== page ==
Microwave manufacturers produce different microwave designs for built-in cabinet holes and for countertop or open-concept settings. The design of each differs in terms of vent placement, as countertop microwaves do not have a wooden frame that surrounds the unit like built-in microwave designs. Despite the difference in designs, it is possible to install a countertop microwave in a cabinet unit if you do so cautiously. You will need to check countertop microwave clearance before putting a microwave in a cabinet or another built-in nook.
It is possible to install a countertop microwave in a built-in microwave hole, but you must do so carefully, as these two types of microwaves have different venting systems.
Before you begin, be sure that your microwave is not plugged in. It is very dangerous to make changes to an appliance while it is connected to live power. You can even turn the power off at the circuit breaker box to be certain you don't come into contact with electricty accidentally.
If your microwave is cumbersome or heavy, request the help of a friend or family member to help you move it. You should never attempt to tip a microwave or lift it on your own. Be sure that children and pets are safely away from your workspace while you prepare the microwave and move it.
Finally, make sure the door of the microwave is latched tightly when moving it. If it falls open in transit, you could injure yourself. Move any glass turntables that are located within the microwave, too, in case the door opens. This will prevent injuries or breaking parts of the microwave.
Checking Vent Placement
Examine the countertop microwave to locate all vents on the two sides, top and back panels. Since a countertop microwave is designed to rest on a countertop, the vents are often placed on the sides or top to ensure the vents have proper air space to clean out dust and expel hot air during operation. These vents cannot be covered in the built-in hole, as it may cause the microwave to overheat or malfunction.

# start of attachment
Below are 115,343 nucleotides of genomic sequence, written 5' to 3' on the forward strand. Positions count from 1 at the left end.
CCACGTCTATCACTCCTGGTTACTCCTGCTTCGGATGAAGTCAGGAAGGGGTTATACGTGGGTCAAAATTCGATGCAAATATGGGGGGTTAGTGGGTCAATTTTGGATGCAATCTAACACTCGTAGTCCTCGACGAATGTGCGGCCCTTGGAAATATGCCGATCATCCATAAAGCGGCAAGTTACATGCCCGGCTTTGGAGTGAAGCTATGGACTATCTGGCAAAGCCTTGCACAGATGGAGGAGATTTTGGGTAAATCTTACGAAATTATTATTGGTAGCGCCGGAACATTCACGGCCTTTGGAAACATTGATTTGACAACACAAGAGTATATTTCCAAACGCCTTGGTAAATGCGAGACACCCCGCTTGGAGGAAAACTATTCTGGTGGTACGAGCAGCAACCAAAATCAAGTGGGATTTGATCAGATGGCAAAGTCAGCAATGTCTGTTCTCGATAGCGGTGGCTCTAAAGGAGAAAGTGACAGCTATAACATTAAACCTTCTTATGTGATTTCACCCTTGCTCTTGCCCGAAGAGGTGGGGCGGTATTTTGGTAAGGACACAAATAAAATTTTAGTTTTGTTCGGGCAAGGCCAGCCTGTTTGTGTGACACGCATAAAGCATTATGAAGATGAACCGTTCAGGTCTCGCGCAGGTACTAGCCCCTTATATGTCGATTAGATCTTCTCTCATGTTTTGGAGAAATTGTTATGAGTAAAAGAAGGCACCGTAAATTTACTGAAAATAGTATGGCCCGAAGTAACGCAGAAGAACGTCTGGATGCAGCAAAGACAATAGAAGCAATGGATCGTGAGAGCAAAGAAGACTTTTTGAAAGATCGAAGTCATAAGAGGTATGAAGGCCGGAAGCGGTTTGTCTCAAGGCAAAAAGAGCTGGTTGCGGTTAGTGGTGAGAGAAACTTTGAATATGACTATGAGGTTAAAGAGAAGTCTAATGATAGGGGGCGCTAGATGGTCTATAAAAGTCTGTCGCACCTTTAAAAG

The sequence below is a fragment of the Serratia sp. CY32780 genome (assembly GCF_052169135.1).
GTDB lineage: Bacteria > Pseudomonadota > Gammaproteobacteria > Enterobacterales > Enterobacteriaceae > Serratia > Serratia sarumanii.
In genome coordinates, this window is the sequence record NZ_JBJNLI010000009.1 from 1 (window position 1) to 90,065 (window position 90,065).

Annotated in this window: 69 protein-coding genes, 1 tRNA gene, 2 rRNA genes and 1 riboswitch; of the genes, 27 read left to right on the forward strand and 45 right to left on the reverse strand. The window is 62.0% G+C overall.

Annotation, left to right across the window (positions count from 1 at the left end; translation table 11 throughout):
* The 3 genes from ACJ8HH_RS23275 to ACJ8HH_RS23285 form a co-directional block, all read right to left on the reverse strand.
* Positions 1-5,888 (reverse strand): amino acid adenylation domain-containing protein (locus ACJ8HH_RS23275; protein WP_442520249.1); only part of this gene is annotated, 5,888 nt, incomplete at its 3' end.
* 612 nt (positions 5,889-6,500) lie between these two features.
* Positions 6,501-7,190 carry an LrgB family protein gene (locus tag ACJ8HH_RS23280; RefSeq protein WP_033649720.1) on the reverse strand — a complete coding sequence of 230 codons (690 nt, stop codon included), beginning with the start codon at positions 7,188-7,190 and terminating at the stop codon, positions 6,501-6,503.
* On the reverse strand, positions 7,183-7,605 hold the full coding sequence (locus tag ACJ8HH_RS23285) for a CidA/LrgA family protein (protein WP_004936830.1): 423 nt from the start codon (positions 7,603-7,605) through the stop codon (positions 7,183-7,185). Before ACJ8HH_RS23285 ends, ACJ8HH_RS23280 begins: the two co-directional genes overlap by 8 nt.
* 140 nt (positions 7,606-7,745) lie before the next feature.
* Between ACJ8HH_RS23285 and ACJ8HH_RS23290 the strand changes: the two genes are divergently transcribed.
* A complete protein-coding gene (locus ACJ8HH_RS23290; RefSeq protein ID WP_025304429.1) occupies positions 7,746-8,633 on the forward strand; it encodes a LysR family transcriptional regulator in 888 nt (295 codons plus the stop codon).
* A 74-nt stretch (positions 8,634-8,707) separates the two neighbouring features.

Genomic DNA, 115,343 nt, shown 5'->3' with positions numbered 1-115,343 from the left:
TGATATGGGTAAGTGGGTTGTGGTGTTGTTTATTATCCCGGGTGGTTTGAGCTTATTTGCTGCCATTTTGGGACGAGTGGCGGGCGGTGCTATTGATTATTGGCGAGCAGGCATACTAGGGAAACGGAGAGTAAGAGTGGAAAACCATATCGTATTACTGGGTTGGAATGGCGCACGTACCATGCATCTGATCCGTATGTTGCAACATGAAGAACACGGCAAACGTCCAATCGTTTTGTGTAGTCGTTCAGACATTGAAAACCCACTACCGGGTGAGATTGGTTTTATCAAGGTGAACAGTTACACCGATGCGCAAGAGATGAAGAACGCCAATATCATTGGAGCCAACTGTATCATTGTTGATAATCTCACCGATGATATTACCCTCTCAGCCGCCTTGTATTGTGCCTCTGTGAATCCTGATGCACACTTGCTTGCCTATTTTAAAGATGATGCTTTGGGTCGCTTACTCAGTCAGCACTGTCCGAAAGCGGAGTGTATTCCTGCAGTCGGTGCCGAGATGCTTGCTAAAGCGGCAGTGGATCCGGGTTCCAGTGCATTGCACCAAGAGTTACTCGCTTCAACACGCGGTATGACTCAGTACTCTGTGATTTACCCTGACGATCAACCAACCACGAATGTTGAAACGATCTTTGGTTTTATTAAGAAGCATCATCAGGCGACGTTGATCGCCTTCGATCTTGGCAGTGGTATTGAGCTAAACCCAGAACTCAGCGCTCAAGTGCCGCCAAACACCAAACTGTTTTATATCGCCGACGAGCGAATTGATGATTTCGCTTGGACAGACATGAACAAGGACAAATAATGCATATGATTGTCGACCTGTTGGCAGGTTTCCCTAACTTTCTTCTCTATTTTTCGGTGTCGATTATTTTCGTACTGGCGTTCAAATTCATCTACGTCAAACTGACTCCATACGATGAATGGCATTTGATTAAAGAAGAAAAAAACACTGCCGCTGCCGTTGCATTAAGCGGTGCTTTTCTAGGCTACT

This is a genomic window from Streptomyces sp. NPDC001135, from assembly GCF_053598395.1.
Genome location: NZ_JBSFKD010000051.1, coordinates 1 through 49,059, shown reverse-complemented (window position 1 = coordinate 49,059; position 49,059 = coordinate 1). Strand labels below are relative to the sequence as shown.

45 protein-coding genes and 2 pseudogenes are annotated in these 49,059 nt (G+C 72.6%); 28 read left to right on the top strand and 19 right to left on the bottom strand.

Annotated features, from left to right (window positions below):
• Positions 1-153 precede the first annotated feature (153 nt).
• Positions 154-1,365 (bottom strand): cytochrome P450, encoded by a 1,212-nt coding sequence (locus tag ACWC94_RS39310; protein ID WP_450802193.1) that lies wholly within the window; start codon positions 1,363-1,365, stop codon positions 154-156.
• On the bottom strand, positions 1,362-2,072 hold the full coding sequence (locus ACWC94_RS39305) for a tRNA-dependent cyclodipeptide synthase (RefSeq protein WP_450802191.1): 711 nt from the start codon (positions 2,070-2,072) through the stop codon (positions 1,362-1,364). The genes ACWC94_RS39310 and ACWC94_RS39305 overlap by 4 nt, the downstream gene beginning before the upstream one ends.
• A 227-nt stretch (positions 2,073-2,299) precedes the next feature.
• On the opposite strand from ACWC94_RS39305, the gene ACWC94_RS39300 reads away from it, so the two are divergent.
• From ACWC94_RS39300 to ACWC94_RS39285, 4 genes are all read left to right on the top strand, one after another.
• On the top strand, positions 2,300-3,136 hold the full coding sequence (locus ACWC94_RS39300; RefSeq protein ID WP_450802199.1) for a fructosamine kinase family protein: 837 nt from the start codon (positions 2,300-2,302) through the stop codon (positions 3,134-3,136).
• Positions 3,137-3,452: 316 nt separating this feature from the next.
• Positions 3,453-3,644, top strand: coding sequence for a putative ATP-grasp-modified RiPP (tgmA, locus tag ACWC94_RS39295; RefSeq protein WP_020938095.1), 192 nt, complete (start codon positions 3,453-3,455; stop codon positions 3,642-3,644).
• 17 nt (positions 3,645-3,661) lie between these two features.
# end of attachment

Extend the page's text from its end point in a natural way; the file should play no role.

DIY Built-In Microwave
Place the countertop microwave in the built-in hole. Adjust it so each vent area has at least 1 inch of space in front of it. Do not push the microwave all the way against the back panel of the cabinet, and do not force the microwave into the cabinet space if the side panels do not provide enough space for the vents.
Cabinet Wire Adjustments
The microwave must be plugged into a grounded electrical outlet, meaning you cannot use a power bar or an extension cord to make the microwave function. If there is an electrical outlet in the back of the cabinet panel, simply insert the cord there. If the outlet is present on a nearby wall, make a small cut in the cabinet's side panel so the cord fits through.
Cleaning and Maintenance
Remove the microwave from the built-in cabinet hole every three months or so to clean the microwave vents. Even though the appliance is designed for countertops, it still collects dust in the vents on the top, sides and back of the microwave. In addition, the cabinet's panels prevent the dust from flying out of the cabinet completely, so that it will not clean out automatically. Use a damp cloth when the microwave is turned off to remove obvious dust and particles from the vents.
Based in Toronto, Mary Jane has been writing for online magazines and databases since 2002. Her articles have appeared on the Simon & Schuster website and she received an editor's choice award in 2009. She holds a Master of Arts in psychology of language use from the University of Copenhagen in Denmark.